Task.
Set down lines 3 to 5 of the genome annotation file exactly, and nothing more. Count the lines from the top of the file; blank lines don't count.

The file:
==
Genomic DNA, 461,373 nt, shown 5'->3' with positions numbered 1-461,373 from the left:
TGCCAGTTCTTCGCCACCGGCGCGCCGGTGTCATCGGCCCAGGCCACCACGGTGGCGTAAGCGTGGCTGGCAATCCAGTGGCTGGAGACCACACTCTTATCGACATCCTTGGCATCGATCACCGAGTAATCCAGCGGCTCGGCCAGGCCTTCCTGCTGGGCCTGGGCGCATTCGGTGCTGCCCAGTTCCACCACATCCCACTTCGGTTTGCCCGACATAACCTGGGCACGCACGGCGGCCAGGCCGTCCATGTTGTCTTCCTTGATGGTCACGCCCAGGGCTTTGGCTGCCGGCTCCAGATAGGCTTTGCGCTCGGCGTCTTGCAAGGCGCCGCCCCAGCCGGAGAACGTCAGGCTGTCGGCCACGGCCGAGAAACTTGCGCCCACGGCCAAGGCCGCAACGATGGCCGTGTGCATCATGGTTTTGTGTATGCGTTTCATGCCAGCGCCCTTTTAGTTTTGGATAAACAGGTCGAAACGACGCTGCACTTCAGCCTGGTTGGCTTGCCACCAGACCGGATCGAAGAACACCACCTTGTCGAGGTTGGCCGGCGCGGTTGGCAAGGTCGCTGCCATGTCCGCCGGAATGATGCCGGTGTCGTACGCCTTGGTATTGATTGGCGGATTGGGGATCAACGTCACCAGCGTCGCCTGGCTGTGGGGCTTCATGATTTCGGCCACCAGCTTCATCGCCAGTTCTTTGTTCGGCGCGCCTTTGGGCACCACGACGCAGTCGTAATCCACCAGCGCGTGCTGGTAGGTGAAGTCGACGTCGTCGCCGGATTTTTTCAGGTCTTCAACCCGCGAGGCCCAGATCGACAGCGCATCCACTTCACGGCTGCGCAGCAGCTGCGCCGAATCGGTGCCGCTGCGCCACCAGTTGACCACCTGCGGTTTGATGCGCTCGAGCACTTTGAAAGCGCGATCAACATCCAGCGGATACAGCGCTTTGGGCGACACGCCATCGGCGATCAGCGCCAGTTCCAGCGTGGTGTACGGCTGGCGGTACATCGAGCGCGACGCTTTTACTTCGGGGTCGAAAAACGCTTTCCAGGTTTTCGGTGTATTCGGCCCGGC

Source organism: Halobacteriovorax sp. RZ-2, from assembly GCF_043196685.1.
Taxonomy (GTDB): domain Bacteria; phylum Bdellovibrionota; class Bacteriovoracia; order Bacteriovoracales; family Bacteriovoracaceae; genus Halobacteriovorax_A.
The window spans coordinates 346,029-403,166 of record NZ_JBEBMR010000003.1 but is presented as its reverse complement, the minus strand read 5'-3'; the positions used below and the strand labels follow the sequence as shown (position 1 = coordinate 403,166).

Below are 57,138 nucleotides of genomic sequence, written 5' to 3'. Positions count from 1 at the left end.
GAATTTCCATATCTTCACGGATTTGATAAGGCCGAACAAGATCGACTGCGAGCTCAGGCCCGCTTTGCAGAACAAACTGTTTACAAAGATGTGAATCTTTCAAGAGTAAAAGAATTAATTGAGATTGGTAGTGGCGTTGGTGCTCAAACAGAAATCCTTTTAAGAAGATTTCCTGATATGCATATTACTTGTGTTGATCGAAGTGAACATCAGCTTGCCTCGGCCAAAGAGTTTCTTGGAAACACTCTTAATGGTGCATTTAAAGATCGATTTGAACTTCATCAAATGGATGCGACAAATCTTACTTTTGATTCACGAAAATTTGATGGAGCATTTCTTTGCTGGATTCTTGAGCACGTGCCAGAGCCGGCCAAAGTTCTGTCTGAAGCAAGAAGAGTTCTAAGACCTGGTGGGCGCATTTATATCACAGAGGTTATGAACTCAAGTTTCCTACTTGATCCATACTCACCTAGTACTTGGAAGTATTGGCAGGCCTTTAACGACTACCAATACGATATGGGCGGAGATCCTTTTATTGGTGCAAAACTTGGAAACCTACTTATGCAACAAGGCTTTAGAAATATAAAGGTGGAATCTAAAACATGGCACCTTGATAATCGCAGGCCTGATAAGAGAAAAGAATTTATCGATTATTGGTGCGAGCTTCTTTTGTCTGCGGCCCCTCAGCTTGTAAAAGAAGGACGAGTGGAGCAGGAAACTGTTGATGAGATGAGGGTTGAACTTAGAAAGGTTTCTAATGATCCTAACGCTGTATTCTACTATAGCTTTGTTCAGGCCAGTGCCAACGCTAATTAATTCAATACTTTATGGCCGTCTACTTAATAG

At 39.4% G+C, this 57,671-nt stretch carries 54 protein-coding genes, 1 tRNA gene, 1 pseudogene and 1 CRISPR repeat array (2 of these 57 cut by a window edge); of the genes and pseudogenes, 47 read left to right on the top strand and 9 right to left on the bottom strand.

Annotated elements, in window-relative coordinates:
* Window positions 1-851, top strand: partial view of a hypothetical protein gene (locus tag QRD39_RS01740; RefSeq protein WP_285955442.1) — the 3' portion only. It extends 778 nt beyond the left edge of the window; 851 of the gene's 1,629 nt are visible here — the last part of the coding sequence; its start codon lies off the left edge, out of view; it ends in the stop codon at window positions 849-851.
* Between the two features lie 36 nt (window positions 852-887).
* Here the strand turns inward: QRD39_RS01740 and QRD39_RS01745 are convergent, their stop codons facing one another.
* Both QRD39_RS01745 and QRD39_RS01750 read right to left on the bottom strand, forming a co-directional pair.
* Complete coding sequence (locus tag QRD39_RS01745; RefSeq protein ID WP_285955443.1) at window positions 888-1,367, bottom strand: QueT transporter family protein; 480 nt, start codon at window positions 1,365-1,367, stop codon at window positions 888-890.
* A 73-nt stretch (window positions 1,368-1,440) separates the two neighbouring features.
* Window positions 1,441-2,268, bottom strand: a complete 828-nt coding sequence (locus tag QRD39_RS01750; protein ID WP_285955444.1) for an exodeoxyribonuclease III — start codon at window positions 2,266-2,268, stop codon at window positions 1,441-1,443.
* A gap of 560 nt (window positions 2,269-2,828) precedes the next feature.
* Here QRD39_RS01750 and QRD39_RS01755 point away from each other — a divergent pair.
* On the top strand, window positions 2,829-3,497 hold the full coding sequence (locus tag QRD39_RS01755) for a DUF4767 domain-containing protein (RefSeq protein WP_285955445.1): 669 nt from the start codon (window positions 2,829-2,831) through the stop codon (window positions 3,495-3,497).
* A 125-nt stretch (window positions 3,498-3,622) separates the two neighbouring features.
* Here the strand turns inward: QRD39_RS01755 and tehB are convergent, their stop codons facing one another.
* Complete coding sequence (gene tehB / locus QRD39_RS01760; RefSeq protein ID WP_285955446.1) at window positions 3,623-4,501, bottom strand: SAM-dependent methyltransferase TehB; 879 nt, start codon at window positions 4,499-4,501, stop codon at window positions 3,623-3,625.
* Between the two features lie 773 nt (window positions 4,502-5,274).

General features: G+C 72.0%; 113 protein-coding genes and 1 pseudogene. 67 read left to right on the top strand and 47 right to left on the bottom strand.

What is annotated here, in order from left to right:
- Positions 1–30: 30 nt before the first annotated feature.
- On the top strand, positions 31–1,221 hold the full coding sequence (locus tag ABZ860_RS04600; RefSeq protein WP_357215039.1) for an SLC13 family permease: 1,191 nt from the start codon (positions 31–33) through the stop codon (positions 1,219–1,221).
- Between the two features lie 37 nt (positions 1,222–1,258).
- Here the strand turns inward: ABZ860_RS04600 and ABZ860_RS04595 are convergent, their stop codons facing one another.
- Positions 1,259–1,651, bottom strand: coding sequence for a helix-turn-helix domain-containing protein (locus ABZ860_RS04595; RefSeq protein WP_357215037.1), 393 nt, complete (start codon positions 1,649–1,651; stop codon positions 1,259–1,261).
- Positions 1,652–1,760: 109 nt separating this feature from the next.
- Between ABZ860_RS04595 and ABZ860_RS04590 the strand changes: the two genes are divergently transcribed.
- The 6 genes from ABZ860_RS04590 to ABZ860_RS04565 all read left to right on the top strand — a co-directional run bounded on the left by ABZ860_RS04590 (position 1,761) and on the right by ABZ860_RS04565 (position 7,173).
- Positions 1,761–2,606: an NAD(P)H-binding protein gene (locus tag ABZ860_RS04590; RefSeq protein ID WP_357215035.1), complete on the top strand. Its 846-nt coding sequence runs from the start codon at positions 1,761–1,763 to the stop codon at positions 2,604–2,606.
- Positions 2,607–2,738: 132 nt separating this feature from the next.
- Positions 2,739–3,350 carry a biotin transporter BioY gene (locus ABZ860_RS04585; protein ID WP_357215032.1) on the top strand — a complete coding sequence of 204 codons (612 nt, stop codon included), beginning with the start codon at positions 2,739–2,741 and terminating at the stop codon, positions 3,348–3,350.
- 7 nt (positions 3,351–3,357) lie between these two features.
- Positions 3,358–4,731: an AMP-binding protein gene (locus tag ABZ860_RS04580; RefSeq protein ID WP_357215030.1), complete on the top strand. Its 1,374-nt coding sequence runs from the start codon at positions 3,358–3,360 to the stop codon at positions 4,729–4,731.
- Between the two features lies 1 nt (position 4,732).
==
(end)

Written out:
Source organism: Halobacteriovorax sp. RZ-2, from assembly GCF_043196685.1.
Taxonomy (GTDB): domain Bacteria; phylum Bdellovibrionota; class Bacteriovoracia; order Bacteriovoracales; family Bacteriovoracaceae; genus Halobacteriovorax_A.
The window spans coordinates 346,029-403,166 of record NZ_JBEBMR010000003.1 but is presented as its reverse complement, the minus strand read 5'-3'; the positions used below and the strand labels follow the sequence as shown (position 1 = coordinate 403,166).